Northern spotted owls are cratering on lands managed by the Humboldt Redwood Company. This is the story of how a law allows special exemptions for Big Timber and the unwillingness of federal and state agencies to hold powerful companies accountable.
Humboldt Redwood Company inherited its Habitat Conservation Plan (HCP) from its predecessor, the Pacific Lumber Company. Because it has a Habitat Conservation Plan, Humboldt Redwood Company also enjoys an “incidental take statement”—a license from the U.S. Fish and Wildlife Service to “take”—harm, harass, kill, or wound—a certain number of northern spotted owls a year (something that would otherwise be prohibited by the Endangered Species Act). Humboldt Redwood Company enjoys this privilege because the Habitat Conservation Plan contains commitments to manage its lands in a manner that would result in a stable population of northern spotted owls on its property.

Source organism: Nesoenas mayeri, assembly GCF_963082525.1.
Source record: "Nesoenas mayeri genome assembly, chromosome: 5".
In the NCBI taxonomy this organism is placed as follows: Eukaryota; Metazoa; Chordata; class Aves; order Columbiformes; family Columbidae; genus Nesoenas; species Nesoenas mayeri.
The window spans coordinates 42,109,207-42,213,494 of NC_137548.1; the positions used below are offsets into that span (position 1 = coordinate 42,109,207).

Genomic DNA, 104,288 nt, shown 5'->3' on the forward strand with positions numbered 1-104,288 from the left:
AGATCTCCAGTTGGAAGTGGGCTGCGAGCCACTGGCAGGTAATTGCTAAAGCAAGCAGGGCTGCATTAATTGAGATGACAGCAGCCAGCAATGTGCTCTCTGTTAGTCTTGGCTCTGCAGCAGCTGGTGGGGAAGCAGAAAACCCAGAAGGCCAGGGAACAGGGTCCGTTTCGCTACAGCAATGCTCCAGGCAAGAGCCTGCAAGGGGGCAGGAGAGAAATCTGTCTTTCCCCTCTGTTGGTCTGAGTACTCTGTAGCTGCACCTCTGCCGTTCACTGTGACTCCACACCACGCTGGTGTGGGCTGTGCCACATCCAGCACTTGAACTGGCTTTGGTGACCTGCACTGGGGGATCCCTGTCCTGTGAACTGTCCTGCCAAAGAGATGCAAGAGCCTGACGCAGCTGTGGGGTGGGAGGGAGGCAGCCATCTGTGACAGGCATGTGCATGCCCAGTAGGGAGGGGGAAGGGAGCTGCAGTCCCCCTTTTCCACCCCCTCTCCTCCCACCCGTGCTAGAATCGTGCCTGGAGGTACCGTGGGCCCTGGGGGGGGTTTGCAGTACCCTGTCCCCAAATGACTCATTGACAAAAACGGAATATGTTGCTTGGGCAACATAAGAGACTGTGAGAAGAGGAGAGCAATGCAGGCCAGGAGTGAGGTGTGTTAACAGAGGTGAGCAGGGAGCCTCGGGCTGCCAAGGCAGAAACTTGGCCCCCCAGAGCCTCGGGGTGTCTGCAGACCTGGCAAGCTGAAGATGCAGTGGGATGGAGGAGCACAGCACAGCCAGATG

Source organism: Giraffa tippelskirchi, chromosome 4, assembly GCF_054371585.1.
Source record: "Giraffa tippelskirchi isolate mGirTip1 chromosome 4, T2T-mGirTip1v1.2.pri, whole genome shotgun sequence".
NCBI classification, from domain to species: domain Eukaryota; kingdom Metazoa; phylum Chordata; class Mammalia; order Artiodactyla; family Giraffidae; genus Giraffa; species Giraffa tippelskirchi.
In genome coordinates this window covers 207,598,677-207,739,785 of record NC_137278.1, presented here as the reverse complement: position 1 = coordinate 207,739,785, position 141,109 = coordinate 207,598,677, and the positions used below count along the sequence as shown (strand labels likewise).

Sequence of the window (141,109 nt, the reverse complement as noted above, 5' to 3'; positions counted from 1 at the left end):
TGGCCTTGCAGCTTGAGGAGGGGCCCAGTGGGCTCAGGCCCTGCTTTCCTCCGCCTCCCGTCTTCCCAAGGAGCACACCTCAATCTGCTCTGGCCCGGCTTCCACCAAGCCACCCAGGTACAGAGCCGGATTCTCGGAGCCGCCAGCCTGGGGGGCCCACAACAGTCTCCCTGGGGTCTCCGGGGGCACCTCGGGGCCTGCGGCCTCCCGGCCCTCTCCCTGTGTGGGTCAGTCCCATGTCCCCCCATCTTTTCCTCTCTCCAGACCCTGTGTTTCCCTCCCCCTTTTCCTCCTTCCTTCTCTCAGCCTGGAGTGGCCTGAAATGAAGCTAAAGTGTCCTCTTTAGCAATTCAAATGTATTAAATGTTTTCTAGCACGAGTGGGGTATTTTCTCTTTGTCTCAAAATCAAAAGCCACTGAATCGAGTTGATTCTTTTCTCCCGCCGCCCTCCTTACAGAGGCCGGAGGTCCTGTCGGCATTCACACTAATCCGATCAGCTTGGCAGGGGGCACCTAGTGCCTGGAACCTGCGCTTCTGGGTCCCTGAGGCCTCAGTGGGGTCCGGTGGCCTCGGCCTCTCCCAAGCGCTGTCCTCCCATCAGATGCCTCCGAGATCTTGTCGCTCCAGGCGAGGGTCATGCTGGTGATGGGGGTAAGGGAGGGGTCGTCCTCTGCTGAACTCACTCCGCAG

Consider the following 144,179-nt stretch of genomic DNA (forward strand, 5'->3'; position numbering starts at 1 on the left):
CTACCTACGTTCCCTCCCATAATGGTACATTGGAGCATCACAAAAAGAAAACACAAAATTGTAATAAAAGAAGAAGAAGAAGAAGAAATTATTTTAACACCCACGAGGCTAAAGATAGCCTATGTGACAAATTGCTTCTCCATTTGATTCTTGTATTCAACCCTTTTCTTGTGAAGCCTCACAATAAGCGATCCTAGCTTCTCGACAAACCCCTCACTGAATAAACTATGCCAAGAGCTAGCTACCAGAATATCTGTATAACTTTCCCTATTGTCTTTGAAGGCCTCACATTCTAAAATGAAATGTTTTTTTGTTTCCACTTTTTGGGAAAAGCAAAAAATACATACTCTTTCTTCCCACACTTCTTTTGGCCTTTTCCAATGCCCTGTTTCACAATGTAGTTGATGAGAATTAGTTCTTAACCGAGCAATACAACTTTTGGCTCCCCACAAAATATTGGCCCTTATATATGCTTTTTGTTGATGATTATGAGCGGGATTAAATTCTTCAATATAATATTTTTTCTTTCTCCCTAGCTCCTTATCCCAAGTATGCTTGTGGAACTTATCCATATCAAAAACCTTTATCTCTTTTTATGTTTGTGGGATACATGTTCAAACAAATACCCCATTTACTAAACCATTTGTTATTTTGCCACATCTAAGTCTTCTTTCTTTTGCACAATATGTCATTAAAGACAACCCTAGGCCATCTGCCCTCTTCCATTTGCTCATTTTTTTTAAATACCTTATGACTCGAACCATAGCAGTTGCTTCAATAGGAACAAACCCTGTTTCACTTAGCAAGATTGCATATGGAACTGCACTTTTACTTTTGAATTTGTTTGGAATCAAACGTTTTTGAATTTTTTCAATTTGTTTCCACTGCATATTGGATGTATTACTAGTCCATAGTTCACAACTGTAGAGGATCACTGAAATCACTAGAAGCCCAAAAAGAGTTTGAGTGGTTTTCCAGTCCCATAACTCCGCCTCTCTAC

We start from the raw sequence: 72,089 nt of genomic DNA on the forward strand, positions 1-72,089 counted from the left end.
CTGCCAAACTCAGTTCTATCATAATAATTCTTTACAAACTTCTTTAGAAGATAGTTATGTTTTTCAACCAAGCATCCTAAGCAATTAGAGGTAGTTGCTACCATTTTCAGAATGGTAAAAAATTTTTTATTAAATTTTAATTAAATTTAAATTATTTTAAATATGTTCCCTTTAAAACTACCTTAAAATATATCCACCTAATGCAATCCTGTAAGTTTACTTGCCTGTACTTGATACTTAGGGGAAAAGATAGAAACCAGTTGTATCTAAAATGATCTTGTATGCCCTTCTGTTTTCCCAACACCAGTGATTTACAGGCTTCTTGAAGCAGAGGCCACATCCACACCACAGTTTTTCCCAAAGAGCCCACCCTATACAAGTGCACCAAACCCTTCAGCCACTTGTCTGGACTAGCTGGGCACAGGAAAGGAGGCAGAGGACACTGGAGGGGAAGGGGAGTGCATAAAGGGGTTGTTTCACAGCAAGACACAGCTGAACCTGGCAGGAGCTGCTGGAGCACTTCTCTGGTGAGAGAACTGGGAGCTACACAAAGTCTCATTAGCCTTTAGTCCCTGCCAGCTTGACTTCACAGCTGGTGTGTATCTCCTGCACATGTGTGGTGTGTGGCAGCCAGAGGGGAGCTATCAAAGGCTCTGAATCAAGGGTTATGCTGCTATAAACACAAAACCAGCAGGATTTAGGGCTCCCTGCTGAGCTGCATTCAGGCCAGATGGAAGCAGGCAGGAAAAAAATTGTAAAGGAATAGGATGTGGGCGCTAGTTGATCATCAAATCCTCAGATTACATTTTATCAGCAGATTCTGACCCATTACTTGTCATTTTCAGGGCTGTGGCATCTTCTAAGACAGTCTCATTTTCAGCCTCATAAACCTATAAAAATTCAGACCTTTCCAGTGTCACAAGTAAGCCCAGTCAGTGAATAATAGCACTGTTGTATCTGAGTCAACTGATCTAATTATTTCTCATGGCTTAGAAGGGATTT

The Habitat Conservation Plan outlined that the company would need to maintain a certain number of owl nest sites on its property (a minimum of 108, to be precise), that within these nest sites, a certain percent of those nest sites be occupied by a pair of owls (80%, measured across a five-year running average) and that of these paired owls, they achieve a certain level of reproductive success (at least 0.61 fledged young per pair for the core sites, measured across a five-year running average). How are owls doing? Badly.
Humboldt Redwood Company has missed its targets for multiple years. The company hasn’t met its owl pair target since 2015 and it hasn’t met its reproductive success target since 2012. When the company falls out of compliance with its performance targets, the Habitat Conservation Plans calls for “adaptive management” provisions to kick in, primarily the convening of a “science review panel” to recommend changes to the HCP. Due to a March 2020 letter from EPIC to the U.S. Fish and Wildlife Service, a panel was convened and recommended changes in December 2020. The panel recommended the incorporation of barred owl removal on Humboldt Redwood Company lands and additional monitoring to figure out if other causal agents (besides barred owls) could be contributing to the decline of owls. You can find their recommendations here.
It has been nearly a year and no changes have been made. What’s the hold up?